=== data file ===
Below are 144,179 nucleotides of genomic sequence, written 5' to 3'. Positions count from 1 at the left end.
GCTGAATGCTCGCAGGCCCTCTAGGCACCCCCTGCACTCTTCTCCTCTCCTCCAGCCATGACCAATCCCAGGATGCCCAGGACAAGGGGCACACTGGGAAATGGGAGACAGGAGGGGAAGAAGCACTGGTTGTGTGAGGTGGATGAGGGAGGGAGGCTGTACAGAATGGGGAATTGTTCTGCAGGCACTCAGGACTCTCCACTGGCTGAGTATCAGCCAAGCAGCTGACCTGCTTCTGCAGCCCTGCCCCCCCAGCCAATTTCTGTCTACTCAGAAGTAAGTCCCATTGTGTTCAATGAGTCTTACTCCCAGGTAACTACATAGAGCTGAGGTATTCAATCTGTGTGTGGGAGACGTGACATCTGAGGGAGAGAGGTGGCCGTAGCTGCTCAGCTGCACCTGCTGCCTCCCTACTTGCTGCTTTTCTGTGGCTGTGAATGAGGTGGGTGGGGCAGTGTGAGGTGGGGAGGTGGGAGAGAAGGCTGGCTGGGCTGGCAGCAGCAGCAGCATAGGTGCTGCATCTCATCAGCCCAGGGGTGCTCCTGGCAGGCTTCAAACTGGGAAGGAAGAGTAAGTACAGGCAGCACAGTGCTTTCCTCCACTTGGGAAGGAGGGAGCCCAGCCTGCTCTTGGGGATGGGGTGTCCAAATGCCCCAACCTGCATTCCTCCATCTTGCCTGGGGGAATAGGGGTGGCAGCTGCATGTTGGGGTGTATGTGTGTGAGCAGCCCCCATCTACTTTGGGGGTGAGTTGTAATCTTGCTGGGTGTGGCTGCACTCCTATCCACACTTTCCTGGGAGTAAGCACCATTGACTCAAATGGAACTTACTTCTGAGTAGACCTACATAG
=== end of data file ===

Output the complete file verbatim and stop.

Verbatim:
Below are 144,179 nucleotides of genomic sequence, written 5' to 3'. Positions count from 1 at the left end.
GCTGAATGCTCGCAGGCCCTCTAGGCACCCCCTGCACTCTTCTCCTCTCCTCCAGCCATGACCAATCCCAGGATGCCCAGGACAAGGGGCACACTGGGAAATGGGAGACAGGAGGGGAAGAAGCACTGGTTGTGTGAGGTGGATGAGGGAGGGAGGCTGTACAGAATGGGGAATTGTTCTGCAGGCACTCAGGACTCTCCACTGGCTGAGTATCAGCCAAGCAGCTGACCTGCTTCTGCAGCCCTGCCCCCCCAGCCAATTTCTGTCTACTCAGAAGTAAGTCCCATTGTGTTCAATGAGTCTTACTCCCAGGTAACTACATAGAGCTGAGGTATTCAATCTGTGTGTGGGAGACGTGACATCTGAGGGAGAGAGGTGGCCGTAGCTGCTCAGCTGCACCTGCTGCCTCCCTACTTGCTGCTTTTCTGTGGCTGTGAATGAGGTGGGTGGGGCAGTGTGAGGTGGGGAGGTGGGAGAGAAGGCTGGCTGGGCTGGCAGCAGCAGCAGCATAGGTGCTGCATCTCATCAGCCCAGGGGTGCTCCTGGCAGGCTTCAAACTGGGAAGGAAGAGTAAGTACAGGCAGCACAGTGCTTTCCTCCACTTGGGAAGGAGGGAGCCCAGCCTGCTCTTGGGGATGGGGTGTCCAAATGCCCCAACCTGCATTCCTCCATCTTGCCTGGGGGAATAGGGGTGGCAGCTGCATGTTGGGGTGTATGTGTGTGAGCAGCCCCCATCTACTTTGGGGGTGAGTTGTAATCTTGCTGGGTGTGGCTGCACTCCTATCCACACTTTCCTGGGAGTAAGCACCATTGACTCAAATGGAACTTACTTCTGAGTAGACCTACATAG